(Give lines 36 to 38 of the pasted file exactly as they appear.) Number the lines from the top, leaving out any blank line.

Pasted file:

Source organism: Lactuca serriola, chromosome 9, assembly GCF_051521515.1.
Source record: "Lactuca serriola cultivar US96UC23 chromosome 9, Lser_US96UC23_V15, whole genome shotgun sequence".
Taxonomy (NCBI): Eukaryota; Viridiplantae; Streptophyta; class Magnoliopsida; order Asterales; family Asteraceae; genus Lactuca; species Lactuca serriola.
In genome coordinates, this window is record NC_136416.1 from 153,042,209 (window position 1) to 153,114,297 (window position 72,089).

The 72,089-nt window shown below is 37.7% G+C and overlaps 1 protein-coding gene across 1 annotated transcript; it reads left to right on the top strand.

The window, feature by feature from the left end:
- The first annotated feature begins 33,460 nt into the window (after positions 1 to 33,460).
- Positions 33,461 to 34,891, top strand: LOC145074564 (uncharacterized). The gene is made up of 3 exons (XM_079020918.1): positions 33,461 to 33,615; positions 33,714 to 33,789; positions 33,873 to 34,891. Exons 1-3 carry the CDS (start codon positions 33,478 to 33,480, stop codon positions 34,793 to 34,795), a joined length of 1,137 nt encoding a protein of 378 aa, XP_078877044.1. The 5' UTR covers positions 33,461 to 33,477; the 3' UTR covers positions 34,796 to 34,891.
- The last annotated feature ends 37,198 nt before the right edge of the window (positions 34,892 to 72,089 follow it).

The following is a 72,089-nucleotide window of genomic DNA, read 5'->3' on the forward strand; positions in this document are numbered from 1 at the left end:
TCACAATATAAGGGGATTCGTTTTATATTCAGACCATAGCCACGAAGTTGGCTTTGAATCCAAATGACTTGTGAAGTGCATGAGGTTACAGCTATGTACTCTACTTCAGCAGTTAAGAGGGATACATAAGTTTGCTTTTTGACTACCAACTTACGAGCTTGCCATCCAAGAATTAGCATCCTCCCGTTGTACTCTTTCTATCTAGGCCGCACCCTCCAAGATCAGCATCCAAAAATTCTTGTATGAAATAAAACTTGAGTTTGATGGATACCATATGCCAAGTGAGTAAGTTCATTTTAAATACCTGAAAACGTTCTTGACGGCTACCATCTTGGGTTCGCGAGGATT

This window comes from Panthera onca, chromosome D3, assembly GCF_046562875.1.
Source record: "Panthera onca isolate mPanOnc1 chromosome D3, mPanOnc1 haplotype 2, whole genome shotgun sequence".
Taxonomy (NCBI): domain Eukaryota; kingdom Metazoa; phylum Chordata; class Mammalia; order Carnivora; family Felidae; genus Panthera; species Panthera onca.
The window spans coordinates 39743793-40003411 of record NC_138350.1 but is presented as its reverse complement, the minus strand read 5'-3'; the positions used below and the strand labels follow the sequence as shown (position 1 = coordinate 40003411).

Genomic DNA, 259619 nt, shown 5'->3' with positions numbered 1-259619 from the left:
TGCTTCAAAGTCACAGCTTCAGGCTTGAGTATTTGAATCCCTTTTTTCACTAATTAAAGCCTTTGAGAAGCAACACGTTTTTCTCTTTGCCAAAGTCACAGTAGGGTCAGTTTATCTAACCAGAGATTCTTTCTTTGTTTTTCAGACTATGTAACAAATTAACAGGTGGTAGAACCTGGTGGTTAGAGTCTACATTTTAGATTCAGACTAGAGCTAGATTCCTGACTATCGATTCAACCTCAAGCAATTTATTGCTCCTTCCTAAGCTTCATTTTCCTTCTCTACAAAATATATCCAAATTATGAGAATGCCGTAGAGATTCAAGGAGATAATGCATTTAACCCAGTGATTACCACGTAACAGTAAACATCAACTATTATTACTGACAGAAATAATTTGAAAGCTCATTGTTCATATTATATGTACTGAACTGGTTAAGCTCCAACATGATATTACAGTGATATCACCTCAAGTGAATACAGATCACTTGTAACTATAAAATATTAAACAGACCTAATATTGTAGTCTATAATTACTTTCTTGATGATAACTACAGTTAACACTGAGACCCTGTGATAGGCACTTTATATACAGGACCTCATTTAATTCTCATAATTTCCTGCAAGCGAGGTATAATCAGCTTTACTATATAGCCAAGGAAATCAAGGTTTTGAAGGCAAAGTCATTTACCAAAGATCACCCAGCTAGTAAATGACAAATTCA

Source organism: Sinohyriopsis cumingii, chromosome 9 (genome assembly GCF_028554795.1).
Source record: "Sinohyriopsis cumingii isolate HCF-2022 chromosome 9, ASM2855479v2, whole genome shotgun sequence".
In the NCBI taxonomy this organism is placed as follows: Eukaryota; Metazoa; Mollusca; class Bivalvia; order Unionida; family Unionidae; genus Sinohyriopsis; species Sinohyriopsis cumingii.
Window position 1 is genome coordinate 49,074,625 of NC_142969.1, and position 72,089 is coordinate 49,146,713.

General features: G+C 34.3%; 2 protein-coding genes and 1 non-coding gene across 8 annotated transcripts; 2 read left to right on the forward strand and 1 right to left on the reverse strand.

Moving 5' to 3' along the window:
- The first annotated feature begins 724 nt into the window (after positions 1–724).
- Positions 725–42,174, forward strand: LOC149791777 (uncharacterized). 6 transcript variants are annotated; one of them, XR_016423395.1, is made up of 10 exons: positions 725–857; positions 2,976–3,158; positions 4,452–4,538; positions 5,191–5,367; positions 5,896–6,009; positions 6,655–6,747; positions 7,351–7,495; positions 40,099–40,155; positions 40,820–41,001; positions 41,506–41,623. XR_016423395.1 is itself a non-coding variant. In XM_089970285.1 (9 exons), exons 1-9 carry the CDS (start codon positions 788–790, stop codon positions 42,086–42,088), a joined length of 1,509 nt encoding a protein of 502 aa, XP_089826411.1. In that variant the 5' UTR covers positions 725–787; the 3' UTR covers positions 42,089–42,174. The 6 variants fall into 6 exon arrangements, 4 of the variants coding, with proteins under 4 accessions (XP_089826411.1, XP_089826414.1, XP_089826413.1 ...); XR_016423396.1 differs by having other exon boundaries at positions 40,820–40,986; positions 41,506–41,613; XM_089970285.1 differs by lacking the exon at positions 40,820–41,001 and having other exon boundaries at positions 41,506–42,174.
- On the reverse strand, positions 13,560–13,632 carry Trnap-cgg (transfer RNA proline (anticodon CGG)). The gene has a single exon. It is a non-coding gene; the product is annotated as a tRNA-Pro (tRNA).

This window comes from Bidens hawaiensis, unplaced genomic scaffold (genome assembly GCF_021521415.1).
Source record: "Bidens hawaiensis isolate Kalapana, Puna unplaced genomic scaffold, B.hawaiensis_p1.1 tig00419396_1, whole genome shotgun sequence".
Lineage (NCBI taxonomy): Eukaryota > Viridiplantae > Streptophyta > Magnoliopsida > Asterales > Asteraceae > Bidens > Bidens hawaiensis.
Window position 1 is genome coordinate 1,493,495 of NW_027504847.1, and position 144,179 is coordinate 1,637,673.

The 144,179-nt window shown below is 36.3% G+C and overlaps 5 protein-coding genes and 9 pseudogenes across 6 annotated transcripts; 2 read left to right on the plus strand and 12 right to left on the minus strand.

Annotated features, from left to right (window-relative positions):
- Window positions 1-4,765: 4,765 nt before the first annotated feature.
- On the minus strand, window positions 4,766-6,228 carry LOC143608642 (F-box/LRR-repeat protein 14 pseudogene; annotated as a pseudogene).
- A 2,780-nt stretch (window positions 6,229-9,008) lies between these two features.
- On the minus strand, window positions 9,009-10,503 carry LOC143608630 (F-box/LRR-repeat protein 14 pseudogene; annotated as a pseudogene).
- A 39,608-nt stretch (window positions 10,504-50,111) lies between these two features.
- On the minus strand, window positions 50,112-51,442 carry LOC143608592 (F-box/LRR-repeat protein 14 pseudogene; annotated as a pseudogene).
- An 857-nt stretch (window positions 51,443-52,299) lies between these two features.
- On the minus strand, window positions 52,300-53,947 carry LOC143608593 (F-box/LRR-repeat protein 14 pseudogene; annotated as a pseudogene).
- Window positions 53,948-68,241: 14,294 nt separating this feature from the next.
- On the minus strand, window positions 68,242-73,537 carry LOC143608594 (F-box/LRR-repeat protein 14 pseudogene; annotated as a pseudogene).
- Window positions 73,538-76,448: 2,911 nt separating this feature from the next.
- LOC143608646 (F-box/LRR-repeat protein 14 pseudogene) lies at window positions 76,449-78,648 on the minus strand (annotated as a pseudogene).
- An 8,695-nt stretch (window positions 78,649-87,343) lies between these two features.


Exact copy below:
- On the minus strand, window positions 9,009-10,503 carry LOC143608630 (F-box/LRR-repeat protein 14 pseudogene; annotated as a pseudogene).
- A 39,608-nt stretch (window positions 10,504-50,111) lies between these two features.
- On the minus strand, window positions 50,112-51,442 carry LOC143608592 (F-box/LRR-repeat protein 14 pseudogene; annotated as a pseudogene).